Section 32(1) of the South African Constitution confers on everyone the right of access to any information, held by the state or another person, that impacts on the exercise or protection of any rights. In the context of arrested and accused persons this translates to the right of such persons to obtain access to information in the police docket for the purposes of a fair trial. The issue of whether an accused is entitled to unfettered access to the contents of a police docket for the purpose of a fair trial has largely been settled in South African law : although there is authority in South African case law for the view that the right to a fair trial begins at the pre-trial stage which includes bail applications, and accused persons do not have the right to access the police docket for the purpose of a bail application. However, access to a police docket in preparation for trial is permitted unless the prosecution can show that the accused does not need access to the docket for the purposes of a fair trial. Even the right to silence which is the corollary of the privilege against self-incrimination, is not unfettered: accused persons applying for bail are faced with the choice between the right to bail and the exercise of the privilege against self-incrimination.
Reasonable suspicion and conduct of the police officer in arrest without warrant : are the demands of the bill of rights a fifth jurisdictional fact?Author Chuks OkpalubaSource: South African Journal of Criminal Justice 27, pp 325 –345 (2014)More Less
Quite apart from the power to arrest a person who committed or attempted to commit an offence in the presence of a police officer under s 40(1)(a) of the Criminal Procedure Act 1977, the officer can, under s 40(1)(b), arrest anyone without a warrant if he or she reasonably suspects that the person has committed an offence specified in Schedule 1 of the Act. As much as the determination of whether an offence has been committed or about to be committed in the presence of an officer is difficult to prove, what is a reasonable suspicion that an offence has been committed is even more intractable to determine. Yet, similar elusive terms exist in criminal justice statutes of other Commonwealth countries. Further, notwithstanding the problem of accurately pinpointing the elements of reasonable suspicion, the law-maker has unrelentingly deployed this same problematic expression in the legislative schemes dealing not only with arrests and detentions, but also use of force to effect arrest, entry into private property in order to arrest or search and seize property, as well as the law of malicious prosecution.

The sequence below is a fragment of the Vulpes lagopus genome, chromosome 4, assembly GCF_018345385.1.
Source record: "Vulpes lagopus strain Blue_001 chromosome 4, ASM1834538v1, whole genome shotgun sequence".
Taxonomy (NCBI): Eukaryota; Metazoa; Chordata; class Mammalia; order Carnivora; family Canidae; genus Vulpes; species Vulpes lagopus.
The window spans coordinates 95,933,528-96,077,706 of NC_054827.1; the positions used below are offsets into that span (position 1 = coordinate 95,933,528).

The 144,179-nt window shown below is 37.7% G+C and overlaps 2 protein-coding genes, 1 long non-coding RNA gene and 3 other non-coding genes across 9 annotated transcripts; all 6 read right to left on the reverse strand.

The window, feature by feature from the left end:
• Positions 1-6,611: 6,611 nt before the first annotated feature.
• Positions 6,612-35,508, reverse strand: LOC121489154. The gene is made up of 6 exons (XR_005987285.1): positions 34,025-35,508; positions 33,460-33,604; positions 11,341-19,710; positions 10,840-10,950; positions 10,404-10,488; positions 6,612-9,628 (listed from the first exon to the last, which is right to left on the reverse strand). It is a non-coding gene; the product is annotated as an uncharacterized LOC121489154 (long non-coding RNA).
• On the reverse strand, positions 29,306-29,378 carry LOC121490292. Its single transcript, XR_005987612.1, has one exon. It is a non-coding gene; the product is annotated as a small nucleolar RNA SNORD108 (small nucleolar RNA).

Author Monique MarksSource: South African Journal of Criminal Justice 27, pp 346 –376 (2014)More Less
In this segment of a poem entitled 'Marikana', written by sociologist and poet Ari Sitas, we are reminded of the horror of the police intervention during a strike by miners at the Lonmin owned Marikana mine. In this incident which took place on the 16th of August 2012, 34 protesting miners were killed by police gunfire. This event, some of which was captured on television footage, sent shock waves throughout the country and the world. The horror and disbelief evoked by the graphic images of the massacre are conjured in the poem by Sitas.The massacre at Marikana has come to hold a central place in the analysis of policing, and broader political events, since 2012. In the eyes of a number of policing researchers and commentators it is viewed as symbolic of the new political order's failure to overcome historical inequalities and also as representing the breakdown of the process of (arguably fragile and contingent) democratic police reform. As Alexander et al put it in reflecting on Marikana : 'What is especially galling is that the atrocity occurred, not under an apartheid regime hostile to the black majority, but under a democratically elected government'.
Source: South African Journal of Criminal Justice 27, pp 377 –403 (2014)More Less
A pervasive sense of crisis had long beset the policing of the Apartheid colony. The transition to democracy, it was thought, would finally put that crisis to bed. The early post-1994 period of reconstruction envisaged that far-reaching policy reforms and institutional changes would replace the old system, with a community-orientated, democratic model of policing emphasising accountability and efficiency. Over the past twenty-odd years much effort has gone into the dismantling of the structures, operational strategies and cultural mind-sets associated with the Apartheid model of paramilitary policing. A bold emphasis on collaborative partnerships between communities and police was intended to replace the spirit of adversarialism which often defined community-police interactions under Apartheid.